Recently, another website copied one of my blog posts. They copied it word for word, including the images, with a few exceptions. They removed all of my links and said that they had authored the piece. The other strange thing was that there was no way to reach anyone in charge of their site. There was no contact page or any links leading to anyone with whom I could communicate. This is called webspam. It’s different than linking to a post or even reposting. Webspam is stealing.
It’s a real problem and needs to be dealt with. Or does it? At first, I wondered if it was even a big deal. Disturbing, yes, but isn’t imitation the highest form of flattery? Not when it comes to webspam. Sites use webspam in an attempt to trick Google and other search engines into ranking one of their pages higher than the page which originally produced and published the content.
Credit where Credit is Due
You might think, “But I was the original author. I published that post 2 months ago. Surely Google will know that I should be ranking higher for this content.” Unfortunately, that’s not the case. Google’s bots are smart, but this kind of issue still eludes them. All they know is that there are 2 sites with the same content out there. They basically give credit for the content to whichever site already ranks higher. It doesn’t matter who the original author is and which site is creating webspam.
To make matters worse, in an effort to crack down on duplicate content on the web, the “other site” gets hit with a penalty in their SEO score. SEO is used to determine where your page ranks for certain keywords people enter in their Google search. The higher your SEO, the closer you are to the top of Google’s search results.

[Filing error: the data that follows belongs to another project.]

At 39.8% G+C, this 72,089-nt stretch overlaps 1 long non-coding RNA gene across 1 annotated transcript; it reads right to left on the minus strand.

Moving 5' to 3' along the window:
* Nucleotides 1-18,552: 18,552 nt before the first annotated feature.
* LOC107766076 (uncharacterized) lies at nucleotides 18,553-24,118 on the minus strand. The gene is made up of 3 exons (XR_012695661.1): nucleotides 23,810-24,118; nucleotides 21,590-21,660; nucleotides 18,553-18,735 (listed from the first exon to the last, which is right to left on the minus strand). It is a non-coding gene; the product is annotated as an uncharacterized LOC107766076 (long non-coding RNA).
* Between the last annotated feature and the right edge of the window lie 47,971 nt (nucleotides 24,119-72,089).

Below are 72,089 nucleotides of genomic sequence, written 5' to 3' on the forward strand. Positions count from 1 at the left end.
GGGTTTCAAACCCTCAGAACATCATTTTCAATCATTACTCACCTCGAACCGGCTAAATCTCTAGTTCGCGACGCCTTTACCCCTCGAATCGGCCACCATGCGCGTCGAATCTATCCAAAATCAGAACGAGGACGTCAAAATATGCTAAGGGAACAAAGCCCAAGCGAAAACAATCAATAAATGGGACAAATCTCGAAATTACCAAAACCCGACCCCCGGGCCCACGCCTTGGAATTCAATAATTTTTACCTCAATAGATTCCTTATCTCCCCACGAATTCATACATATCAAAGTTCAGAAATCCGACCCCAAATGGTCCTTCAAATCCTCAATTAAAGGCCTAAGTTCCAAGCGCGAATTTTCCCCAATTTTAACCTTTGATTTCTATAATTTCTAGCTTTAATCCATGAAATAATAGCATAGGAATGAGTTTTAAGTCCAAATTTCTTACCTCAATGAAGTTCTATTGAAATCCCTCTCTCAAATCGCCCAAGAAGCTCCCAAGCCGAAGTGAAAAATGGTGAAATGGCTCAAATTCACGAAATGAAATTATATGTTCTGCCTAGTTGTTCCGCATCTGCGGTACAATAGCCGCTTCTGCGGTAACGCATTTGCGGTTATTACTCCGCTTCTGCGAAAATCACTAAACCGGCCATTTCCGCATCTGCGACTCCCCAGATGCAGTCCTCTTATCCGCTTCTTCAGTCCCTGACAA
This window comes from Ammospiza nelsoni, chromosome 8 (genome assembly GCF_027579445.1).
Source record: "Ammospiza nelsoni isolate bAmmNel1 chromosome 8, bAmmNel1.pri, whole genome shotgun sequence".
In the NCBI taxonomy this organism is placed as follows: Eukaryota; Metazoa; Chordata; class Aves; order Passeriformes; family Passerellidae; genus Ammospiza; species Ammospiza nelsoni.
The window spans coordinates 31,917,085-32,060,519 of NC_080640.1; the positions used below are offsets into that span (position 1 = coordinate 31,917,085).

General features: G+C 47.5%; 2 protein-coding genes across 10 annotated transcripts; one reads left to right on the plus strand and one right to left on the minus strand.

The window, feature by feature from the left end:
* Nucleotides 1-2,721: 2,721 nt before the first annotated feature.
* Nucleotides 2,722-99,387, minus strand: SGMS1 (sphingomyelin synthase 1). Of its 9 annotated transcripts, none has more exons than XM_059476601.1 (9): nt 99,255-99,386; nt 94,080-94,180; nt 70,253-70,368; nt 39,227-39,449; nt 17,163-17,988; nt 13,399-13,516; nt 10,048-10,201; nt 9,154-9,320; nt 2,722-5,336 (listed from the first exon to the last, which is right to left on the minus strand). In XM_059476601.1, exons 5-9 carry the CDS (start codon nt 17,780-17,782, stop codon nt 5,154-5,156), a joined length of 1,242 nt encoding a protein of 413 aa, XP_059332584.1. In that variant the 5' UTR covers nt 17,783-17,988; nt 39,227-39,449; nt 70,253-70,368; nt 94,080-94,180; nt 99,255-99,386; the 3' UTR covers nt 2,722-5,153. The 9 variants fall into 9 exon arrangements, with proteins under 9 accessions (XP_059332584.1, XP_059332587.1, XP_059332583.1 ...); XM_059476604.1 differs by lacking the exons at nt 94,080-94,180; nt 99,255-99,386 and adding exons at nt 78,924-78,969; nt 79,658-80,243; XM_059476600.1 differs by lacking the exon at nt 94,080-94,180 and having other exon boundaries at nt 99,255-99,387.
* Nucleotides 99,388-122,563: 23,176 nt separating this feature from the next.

It doesn’t seem fair
But, it is actually a decent system that sorts out the best information for consumers who are searching for it. It’s a combination of how well your article is written, the use (but not overuse) of keywords, what people are looking for, what content is out there (aka the competition), etc. The article that the other site copied ranked decently for a small site like mine. It was in the middle of the 2nd page of Google’s search results. Not great, but not bad either. That’s exactly what webspam creators want. They look for smaller sites that they can outrank just because they are bigger. Then, they take your content and claim it as their own.
What I didn’t know was how to deal with the problem.
Thankfully, Google has a great system in place to deal with webspam. They have tools for webmasters to report pages which are disseminating webspam as well as buying and selling links, objectionable content, malware, copyright infringement, disclosing private information, phishing for sensitive information, and other abuses of Google’s products.
They have also made reporting Webspam easy
All I had to do was go to the reporting page and fill out the site address of the webspam and tell them in my own words what the issue was. I did this in only 2 minutes. Google immediately sent me a confirmation email. That was 3 days ago. Today, just to see what was happening, I went to the site that had copied my post. It was gone! Not the site, but the copied post. Google had quickly fixed the issue. I was impressed.
What are YOUR thoughts?
Has your site ever fallen prey to webspam or copyright infringment? How did you handle it? I’d love to hear in the comment section, below. I appreciate my readers as well as the writing community. To show that appreciation, I use Comment Luv. Just leave a comment below and your latest post will get a link next to it. Thank you!
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I am an author, writer, and speaker and homeschooling mom of 3. Since doctors diagnosed my husband, Dan with stage IV lung cancer in 2012, I’ve focused my writing and speaking on helping cancer patients and their families advocate for themselves and live life to the fullest, in spite of their illness. My goal is to help people face cancer with grace.
My books The Memory Maker’s Journal and Facing Cancer as a Friend: How to Support Someone Who Has Cancer, are available at Amazon.com.
I also blog about living with cancer at, Facing Cancer with Grace.